Based upon the 1978 Pantah bottom end, the design was the first real modern day Ducati Superbike and successfully bridged the gap until the arrival of the 916 some seven years later. The first sight of the all-new Ducati road bike was caught at the Milan show in the autumn of 1987 although the prototype race bikes had provided more than their fair share of clues and insights into what was waiting just around the corner. Developed as a direct descendant of the Daytona winning twin from 1987, the production version of the 851 differed little from that prototype race machine. Ducati’s intentions for the new model were clear from the outset being offered in both Strada (road going) and Kit (race track) specification, for those wishing to put their 851’s directly on to the track. 200 examples of the latter were hurriedly assembled to satisfy the homologation required for the inaugural 1988 World Superbike championship, a roadster based race series that Ducati were more than keen to be a part of.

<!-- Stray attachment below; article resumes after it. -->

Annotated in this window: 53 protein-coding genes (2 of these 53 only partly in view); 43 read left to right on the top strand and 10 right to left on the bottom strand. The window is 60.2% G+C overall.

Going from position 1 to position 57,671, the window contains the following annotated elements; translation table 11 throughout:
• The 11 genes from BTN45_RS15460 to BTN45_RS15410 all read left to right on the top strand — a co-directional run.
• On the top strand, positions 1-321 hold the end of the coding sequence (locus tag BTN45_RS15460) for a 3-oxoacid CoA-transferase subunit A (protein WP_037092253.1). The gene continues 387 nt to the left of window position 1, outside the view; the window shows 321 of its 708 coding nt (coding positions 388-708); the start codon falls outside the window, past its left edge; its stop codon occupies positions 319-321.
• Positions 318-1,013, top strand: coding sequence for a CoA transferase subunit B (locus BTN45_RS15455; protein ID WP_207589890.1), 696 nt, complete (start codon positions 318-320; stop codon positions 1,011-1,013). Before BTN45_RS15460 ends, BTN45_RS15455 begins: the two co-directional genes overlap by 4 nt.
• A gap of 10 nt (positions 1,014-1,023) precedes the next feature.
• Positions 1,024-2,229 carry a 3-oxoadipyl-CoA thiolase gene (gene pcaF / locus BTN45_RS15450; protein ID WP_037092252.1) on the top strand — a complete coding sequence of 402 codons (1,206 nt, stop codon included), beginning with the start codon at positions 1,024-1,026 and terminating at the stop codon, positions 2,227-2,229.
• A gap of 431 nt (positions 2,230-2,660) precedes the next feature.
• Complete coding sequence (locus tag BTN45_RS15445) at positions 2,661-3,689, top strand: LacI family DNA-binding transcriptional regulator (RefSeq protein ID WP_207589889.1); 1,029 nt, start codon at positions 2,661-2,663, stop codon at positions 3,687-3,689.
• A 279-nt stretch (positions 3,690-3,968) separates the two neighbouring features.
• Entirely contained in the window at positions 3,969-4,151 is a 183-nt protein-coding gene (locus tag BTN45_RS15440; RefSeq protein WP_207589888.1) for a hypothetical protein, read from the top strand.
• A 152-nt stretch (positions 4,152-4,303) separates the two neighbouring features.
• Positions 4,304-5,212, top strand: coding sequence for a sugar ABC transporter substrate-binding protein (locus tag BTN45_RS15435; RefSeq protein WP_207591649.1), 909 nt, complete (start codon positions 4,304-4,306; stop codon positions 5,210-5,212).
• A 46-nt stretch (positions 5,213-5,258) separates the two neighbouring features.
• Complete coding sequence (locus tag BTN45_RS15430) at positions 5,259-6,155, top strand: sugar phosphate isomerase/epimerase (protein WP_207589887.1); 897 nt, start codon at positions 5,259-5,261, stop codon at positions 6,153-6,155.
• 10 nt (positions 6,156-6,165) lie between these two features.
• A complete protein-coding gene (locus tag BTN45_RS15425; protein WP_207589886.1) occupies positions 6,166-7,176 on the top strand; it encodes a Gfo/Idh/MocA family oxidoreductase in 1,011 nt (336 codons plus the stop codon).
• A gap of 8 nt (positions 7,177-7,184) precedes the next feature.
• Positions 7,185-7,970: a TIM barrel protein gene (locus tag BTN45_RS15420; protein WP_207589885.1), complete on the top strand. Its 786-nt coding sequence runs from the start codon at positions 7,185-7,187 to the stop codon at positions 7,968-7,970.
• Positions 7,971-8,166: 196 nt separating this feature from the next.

The basis of the 1987 spec Ducati 851 lived on until the end of 1993, gradually growing in capacity up to the 888cc model of 1992, proving so dominant on the rack that the planned update, the iconic 916 series, was held over for more than a year finally making its debut towards the end of 93 ready for its full onslaught in 1994.

Credits cards accepted, up to $150.00 documentation charge may be added.

You’d be hard pressed to find another 1992 Ducati 851 in this kind of shape anywhere for any price. At $9,200, we have a low-mileage perfectly-preserved example of the superbike that put Ducati back in the conversation.

Featured Listing: 1992 Ducati 851 Strada
Sport Bikes For Sale April 18, 2019 posted by

Restored and preserved: 1986 Suzuki GSXR750 LE